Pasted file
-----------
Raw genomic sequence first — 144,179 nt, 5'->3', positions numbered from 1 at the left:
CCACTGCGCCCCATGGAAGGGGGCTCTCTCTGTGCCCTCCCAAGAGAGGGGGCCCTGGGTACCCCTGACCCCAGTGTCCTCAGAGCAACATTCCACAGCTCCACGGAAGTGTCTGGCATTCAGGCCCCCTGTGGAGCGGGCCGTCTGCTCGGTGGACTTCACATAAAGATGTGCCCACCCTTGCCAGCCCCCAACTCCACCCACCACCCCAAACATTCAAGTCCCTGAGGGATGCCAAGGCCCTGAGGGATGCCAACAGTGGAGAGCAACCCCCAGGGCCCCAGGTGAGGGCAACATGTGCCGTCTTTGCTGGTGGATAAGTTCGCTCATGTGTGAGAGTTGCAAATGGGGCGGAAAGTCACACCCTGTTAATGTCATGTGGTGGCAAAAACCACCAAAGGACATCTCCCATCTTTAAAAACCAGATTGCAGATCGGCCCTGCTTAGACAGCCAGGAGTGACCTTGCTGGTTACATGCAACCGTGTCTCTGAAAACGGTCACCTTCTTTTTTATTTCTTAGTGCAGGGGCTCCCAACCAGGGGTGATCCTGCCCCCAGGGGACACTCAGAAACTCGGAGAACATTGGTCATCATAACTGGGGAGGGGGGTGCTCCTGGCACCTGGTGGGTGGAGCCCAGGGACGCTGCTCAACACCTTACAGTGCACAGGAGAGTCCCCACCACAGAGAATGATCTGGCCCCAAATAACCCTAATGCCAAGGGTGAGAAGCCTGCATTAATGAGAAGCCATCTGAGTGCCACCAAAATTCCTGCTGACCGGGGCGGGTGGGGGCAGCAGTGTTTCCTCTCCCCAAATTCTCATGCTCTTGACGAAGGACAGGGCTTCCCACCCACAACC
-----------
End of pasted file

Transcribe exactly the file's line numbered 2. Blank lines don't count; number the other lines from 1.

CCACTGCGCCCCATGGAAGGGGGCTCTCTCTGTGCCCTCCCAAGAGAGGGGGCCCTGGGTACCCCTGACCCCAGTGTCCTCAGAGCAACATTCCACAGCTCCACGGAAGTGTCTGGCATTCAGGCCCCCTGTGGAGCGGGCCGTCTGCTCGGTGGACTTCACATAAAGATGTGCCCACCCTTGCCAGCCCCCAACTCCACCCACCACCCCAAACATTCAAGTCCCTGAGGGATGCCAAGGCCCTGAGGGATGCCAACAGTGGAGAGCAACCCCCAGGGCCCCAGGTGAGGGCAACATGTGCCGTCTTTGCTGGTGGATAAGTTCGCTCATGTGTGAGAGTTGCAAATGGGGCGGAAAGTCACACCCTGTTAATGTCATGTGGTGGCAAAAACCACCAAAGGACATCTCCCATCTTTAAAAACCAGATTGCAGATCGGCCCTGCTTAGACAGCCAGGAGTGACCTTGCTGGTTACATGCAACCGTGTCTCTGAAAACGGTCACCTTCTTTTTTATTTCTTAGTGCAGGGGCTCCCAACCAGGGGTGATCCTGCCCCCAGGGGACACTCAGAAACTCGGAGAACATTGGTCATCATAACTGGGGAGGGGGGTGCTCCTGGCACCTGGTGGGTGGAGCCCAGGGACGCTGCTCAACACCTTACAGTGCACAGGAGAGTCCCCACCACAGAGAATGATCTGGCCCCAAATAACCCTAATGCCAAGGGTGAGAAGCCTGCATTAATGAGAAGCCATCTGAGTGCCACCAAAATTCCTGCTGACCGGGGCGGGTGGGGGCAGCAGTGTTTCCTCTCCCCAAATTCTCATGCTCTTGACGAAGGACAGGGCTTCCCACCCACAACC